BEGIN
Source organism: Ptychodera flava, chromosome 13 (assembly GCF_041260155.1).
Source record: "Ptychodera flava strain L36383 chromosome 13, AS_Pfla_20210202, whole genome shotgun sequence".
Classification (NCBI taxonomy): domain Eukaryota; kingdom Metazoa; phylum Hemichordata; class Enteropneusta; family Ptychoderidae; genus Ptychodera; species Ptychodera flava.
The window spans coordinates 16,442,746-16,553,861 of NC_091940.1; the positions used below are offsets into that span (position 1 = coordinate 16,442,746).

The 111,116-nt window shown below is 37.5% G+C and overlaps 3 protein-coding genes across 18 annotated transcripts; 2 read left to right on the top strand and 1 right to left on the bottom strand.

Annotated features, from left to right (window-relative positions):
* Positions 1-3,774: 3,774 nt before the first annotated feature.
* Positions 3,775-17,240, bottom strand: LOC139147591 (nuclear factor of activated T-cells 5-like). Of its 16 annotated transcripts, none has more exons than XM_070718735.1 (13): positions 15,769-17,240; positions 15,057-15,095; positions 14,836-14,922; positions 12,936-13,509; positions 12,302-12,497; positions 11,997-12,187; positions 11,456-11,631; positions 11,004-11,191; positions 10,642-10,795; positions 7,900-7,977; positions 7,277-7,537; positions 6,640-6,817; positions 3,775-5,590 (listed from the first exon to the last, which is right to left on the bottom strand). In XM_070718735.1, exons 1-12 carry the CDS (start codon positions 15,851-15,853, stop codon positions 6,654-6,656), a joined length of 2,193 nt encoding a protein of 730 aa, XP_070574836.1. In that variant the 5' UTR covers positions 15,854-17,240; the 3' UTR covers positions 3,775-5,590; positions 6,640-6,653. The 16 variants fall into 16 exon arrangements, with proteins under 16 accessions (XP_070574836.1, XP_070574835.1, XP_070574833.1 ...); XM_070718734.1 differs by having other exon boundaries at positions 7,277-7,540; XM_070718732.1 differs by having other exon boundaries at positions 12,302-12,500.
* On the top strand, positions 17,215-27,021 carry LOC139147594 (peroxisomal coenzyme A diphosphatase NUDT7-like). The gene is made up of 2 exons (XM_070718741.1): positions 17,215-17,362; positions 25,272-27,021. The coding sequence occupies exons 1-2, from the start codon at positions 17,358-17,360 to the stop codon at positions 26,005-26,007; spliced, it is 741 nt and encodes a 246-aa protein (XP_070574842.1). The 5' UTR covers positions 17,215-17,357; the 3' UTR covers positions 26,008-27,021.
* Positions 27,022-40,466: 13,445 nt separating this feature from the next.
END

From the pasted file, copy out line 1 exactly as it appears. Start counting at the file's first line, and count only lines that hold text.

Source organism: Ptychodera flava, chromosome 13 (assembly GCF_041260155.1).